You won’t be able to stop the motion of the ocean or the rain from above when hit musical Hairspray arrives at His Majesty’s next week.
Set in 1960s Baltimore, the upbeat show tells the story of a big girl with an even bigger heart.
Tracy Turnblad, played by Rebecca Mendoza, dreams of being one of the teen dancers on The Corny Collins Show.
After her audition, she is told she is too big and does not look the part.
The moment Tracy realises it is not just her who has been denied approval, she begins to fight for what she believes in as the civil rights movement gains traction.
Layton Williams portrays Seaweed, a prominent African-American character in both the film and stage show versions of Hairspray.
He said: “Tracy meets my character in detention and through dancing he gives Tracy the confidence and belief in herself that you can do what you want no matter who you are, where you are from or what you look like.
“We all riot together for equality and to make The Corny Collins Show integrated.”
The actor plays the son of the R&B record producer Motor-mouth Maybelle who is brought to life by Brenda Edwards.
Layton, who describes Hairspray as “bubbly, energetic and passionate” thinks all generations can enjoy this iconic feel-good musical.
He added: “It is an incredibly fun show but it is also spreading a really important message.”
While Layton loves all parts of the musical, his favourite moment of the show is Run And Tell That.
He said: “As a performer you want to go out there and really do your thing and Run And Tell That is my chance to do that.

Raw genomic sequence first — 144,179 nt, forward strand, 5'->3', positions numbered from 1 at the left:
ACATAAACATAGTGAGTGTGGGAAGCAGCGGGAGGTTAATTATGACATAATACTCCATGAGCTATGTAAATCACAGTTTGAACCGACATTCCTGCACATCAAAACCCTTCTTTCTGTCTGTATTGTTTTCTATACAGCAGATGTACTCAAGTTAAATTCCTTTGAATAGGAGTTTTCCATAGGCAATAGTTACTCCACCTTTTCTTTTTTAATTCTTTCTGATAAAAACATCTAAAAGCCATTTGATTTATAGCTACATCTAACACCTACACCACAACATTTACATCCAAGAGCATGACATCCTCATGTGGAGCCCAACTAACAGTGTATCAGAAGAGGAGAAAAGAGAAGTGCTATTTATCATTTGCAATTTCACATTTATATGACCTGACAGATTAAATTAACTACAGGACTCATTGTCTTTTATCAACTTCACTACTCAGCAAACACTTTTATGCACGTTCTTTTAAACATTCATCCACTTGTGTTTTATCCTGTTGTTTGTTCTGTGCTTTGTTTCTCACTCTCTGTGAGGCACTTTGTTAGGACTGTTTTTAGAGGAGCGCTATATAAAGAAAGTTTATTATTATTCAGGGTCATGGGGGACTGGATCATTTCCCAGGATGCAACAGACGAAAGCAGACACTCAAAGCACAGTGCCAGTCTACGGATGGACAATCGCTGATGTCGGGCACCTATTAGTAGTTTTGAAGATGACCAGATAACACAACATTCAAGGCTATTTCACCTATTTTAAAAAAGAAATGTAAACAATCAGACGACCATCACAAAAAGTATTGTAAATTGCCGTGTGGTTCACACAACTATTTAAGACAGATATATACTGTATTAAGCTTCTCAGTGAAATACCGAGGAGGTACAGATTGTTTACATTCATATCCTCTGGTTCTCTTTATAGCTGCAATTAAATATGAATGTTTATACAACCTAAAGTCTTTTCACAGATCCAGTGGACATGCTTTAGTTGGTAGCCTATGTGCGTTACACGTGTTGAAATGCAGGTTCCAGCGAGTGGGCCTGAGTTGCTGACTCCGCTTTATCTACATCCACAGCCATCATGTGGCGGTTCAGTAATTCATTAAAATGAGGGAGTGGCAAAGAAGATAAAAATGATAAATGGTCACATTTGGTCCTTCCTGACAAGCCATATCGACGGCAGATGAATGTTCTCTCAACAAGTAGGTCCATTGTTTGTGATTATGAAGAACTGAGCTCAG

“I get to show the audience what I am made of during that song.
“Seaweed is telling the world about bringing those other people into that world which is what we should all be doing.
“It is also one of the moments in the show where we really get to dance, too. It is such a good vibe for us and the audience.”
Hairspray fans can look forward to singing along to the musical’s biggest hits such as Welcome To The 60s and You Can’t Stop The Beat.
Layton thinks Hairspray will always be relevant.
He said: “We have always been going through struggles, there is always some sort of craziness going on in the world so we need that release.
“People need that two-three hours of being able to laugh and cry and be entertained and I think Hairspray is the perfect show for that.”
Layton, who starred in a popular British sitcom Bad Education considers his film premiere for The Bad Education Movie one of the highlights of his career.
He said: “It was one of those times where I was just looking around and pitching myself.
“All my best friends were there, including my best friend, Jordan Laviniere, who is playing Duane in Hairspray. I saw my best friends on the red carpet and that was the moment it hit me that I was at a movie premiere and one of the lead actors in the film.”
The successful actor also finds the time to work with multiple charities. He collaborates with Stonewall charity and does Role Model visits.
Layton goes to schools and speaks to pupils.
He hopes to be a LGBTQI role model for them.
Layton added: “It is important because there might be one kid in that assembly that wants to come out or be themselves but is scared of getting bullied so having somebody like myself talking about it to them could give them the confidence to come to terms with their sexuality or give them hope.”
Hairspray premieres on Monday at His Majesty’s.